Let's say you followed the advice I offered earlier and succeeded in winning a new client. The best part of winning is just that: winning. The hard part of winning is you now need to do the work that is a consequence of winning.
Assuming this didn't happen during the pitch process, one of the first tasks before you is to formulate a scope of work that articulates what your firm will provide, the time it will take, and the fee you will charge for your services.
Done well, a scope of work inaugurates a relationship in a positive and productive manner, affirming the choice your client made in selecting you, planting the seeds of trust you hope to nurture into a meaningful relationship.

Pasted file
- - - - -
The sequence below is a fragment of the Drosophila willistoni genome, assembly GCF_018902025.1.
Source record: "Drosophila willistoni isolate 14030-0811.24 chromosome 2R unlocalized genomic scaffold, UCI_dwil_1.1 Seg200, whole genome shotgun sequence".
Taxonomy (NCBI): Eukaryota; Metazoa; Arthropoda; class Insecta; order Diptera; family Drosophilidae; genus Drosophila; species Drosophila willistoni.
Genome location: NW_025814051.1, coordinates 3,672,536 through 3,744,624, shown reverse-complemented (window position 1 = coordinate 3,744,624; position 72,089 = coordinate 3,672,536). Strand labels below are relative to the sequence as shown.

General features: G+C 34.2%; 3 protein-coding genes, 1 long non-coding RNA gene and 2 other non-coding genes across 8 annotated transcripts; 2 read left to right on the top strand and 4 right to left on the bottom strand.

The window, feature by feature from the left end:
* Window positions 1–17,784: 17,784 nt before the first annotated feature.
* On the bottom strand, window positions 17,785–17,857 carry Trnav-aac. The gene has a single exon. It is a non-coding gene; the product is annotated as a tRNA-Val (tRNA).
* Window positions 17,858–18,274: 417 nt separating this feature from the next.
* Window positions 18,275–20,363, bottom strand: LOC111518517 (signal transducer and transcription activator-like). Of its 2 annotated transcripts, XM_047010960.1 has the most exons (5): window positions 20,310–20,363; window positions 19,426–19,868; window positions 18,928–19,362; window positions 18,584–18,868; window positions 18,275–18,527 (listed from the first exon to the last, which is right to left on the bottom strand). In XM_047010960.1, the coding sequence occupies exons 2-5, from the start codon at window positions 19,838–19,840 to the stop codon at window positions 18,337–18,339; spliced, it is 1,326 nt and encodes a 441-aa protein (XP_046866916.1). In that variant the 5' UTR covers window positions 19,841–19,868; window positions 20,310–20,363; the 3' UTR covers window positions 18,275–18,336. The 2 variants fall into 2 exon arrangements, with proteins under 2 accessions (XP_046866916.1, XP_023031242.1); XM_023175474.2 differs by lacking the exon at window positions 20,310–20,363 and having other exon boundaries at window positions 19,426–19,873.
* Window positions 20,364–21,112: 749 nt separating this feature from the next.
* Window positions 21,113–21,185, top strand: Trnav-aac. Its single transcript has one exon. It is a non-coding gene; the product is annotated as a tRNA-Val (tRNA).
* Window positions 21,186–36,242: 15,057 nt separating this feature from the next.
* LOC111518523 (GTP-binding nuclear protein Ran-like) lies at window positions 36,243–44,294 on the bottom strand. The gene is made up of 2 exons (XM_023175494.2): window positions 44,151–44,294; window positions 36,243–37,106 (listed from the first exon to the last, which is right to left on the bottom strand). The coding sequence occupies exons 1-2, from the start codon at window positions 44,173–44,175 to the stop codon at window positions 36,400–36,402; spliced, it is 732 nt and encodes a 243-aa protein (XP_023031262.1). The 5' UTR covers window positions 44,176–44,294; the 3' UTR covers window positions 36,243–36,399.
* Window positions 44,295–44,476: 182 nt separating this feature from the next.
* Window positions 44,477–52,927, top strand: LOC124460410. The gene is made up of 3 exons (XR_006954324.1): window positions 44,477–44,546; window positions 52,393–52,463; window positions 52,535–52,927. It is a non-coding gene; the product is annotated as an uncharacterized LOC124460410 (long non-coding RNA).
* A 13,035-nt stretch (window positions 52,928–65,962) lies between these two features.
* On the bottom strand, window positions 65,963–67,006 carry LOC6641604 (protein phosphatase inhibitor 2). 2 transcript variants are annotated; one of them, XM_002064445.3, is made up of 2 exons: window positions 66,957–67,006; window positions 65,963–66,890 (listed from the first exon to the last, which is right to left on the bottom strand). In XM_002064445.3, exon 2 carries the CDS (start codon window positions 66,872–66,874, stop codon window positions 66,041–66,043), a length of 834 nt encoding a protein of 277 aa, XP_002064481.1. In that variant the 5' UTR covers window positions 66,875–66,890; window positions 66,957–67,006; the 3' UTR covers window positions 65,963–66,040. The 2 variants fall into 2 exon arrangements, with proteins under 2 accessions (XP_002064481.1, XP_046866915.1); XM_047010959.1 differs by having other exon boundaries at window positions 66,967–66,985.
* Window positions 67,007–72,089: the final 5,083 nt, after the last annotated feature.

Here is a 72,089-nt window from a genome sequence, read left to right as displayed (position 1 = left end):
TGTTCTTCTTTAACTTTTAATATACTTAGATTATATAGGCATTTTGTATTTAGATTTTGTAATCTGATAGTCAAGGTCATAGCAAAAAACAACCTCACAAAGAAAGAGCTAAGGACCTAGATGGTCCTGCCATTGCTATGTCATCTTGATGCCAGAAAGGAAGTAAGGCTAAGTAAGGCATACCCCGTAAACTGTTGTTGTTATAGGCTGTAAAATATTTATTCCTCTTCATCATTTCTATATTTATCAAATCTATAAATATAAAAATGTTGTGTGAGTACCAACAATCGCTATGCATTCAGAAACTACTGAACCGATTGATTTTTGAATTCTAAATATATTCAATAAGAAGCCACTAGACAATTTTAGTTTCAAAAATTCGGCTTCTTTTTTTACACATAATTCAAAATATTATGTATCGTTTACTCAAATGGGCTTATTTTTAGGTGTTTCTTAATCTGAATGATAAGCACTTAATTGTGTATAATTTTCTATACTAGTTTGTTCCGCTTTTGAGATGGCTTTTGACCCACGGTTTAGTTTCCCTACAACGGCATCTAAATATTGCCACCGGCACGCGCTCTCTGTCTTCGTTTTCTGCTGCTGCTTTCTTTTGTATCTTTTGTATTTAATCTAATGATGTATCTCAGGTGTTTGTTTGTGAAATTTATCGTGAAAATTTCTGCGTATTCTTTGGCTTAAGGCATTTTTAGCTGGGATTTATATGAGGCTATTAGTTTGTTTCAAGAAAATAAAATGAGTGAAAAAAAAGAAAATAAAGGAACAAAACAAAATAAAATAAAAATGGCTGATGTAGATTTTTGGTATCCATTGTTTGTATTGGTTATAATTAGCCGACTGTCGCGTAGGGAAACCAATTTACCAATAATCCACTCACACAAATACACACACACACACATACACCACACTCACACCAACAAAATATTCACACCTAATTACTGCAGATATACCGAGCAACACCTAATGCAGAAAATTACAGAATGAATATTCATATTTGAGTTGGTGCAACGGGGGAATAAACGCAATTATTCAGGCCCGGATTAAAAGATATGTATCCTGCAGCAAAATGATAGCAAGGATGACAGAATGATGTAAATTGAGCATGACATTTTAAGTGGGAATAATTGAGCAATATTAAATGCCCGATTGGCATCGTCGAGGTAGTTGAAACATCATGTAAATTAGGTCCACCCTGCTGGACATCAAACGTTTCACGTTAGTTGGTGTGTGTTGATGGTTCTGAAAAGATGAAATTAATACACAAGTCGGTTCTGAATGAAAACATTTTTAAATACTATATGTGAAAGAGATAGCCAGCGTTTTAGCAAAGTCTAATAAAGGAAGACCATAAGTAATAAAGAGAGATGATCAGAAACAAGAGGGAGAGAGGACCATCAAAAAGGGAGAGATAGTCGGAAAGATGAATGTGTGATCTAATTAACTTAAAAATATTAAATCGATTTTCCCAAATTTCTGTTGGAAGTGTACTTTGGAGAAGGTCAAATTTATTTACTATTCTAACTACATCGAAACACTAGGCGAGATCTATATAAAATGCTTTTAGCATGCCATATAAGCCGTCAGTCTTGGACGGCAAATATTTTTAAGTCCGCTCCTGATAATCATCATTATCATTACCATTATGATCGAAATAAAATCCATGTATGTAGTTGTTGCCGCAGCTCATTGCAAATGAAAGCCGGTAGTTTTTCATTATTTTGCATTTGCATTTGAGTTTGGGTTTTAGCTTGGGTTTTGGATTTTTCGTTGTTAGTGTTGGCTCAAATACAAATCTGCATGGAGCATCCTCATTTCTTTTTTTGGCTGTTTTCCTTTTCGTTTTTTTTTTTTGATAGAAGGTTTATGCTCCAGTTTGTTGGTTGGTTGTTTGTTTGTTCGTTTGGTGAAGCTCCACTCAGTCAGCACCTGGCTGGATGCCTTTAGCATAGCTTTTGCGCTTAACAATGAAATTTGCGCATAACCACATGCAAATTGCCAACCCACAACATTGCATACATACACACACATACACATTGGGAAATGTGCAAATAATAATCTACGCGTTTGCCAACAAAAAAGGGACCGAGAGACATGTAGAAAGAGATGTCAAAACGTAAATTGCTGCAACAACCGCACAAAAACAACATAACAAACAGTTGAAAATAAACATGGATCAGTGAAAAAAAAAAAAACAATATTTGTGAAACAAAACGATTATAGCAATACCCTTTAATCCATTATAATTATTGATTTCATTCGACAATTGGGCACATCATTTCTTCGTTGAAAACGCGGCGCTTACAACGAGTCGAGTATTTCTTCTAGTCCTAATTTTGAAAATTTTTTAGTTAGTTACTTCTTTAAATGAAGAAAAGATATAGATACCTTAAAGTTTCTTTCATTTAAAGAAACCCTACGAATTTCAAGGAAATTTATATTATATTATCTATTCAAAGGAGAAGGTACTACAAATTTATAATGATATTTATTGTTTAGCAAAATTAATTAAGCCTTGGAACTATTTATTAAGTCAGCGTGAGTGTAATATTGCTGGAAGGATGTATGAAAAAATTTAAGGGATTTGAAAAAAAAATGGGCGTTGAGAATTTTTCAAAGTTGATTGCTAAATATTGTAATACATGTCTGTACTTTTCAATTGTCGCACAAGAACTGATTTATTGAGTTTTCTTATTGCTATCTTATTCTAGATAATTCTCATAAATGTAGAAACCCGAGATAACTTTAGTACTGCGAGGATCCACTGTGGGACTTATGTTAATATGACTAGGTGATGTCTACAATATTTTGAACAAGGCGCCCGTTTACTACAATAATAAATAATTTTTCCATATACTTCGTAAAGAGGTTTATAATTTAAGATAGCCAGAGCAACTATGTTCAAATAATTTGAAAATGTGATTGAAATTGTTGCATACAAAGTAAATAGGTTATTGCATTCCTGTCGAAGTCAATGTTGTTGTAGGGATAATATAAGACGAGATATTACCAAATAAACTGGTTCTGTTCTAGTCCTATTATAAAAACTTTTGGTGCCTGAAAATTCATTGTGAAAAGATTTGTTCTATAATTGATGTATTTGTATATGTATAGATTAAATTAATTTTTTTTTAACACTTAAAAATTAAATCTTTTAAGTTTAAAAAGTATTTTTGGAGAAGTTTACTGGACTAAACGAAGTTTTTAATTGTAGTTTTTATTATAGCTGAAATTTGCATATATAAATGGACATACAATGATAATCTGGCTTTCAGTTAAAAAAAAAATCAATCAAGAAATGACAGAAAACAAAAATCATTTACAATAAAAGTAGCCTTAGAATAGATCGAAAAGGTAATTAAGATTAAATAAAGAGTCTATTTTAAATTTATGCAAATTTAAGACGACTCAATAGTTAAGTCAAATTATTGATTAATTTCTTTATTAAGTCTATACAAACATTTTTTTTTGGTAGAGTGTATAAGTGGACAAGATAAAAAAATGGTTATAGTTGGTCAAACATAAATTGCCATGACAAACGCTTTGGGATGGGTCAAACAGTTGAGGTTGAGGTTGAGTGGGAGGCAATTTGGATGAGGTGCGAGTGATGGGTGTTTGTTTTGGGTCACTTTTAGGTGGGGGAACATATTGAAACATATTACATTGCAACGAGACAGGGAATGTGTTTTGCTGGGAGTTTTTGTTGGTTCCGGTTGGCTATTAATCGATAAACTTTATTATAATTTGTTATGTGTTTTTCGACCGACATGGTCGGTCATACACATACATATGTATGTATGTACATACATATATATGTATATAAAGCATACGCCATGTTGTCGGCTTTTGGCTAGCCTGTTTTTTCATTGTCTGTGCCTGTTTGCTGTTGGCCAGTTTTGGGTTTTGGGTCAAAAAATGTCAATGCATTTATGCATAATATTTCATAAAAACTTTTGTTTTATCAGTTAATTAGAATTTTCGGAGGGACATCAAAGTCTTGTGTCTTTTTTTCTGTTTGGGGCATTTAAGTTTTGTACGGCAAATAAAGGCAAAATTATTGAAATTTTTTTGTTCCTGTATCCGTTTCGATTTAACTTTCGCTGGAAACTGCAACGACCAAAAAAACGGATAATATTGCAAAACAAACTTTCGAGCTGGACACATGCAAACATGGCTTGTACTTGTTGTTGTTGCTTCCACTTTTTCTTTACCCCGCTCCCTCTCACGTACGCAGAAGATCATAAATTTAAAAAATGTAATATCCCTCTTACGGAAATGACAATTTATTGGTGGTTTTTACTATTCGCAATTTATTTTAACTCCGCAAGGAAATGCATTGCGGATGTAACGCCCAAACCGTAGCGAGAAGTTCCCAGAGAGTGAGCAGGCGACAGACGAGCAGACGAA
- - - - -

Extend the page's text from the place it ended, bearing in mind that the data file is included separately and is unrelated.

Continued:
Done poorly, a scope of work inaugurates a relationship in a negative and destructive manner, undermining the choice your client made in selecting you, planting the seeds of distrust you dread will plague you from the start, damaging or possibly even destroying any hope for a relationship based on trust.
One of the by-products of a poorly formulated and executed scope of work is something known as scope creep. What is scope creep, why does it happen, who does it happen to, and what can we do to reduce it?
Scope creep defined. This is going to be a bit longwinded; my apologies, but here's a definition:
You win a new account, or an existing client outlines a new assignment. You respond with a proposal. The client approves. You begin work. And then, mysteriously, ...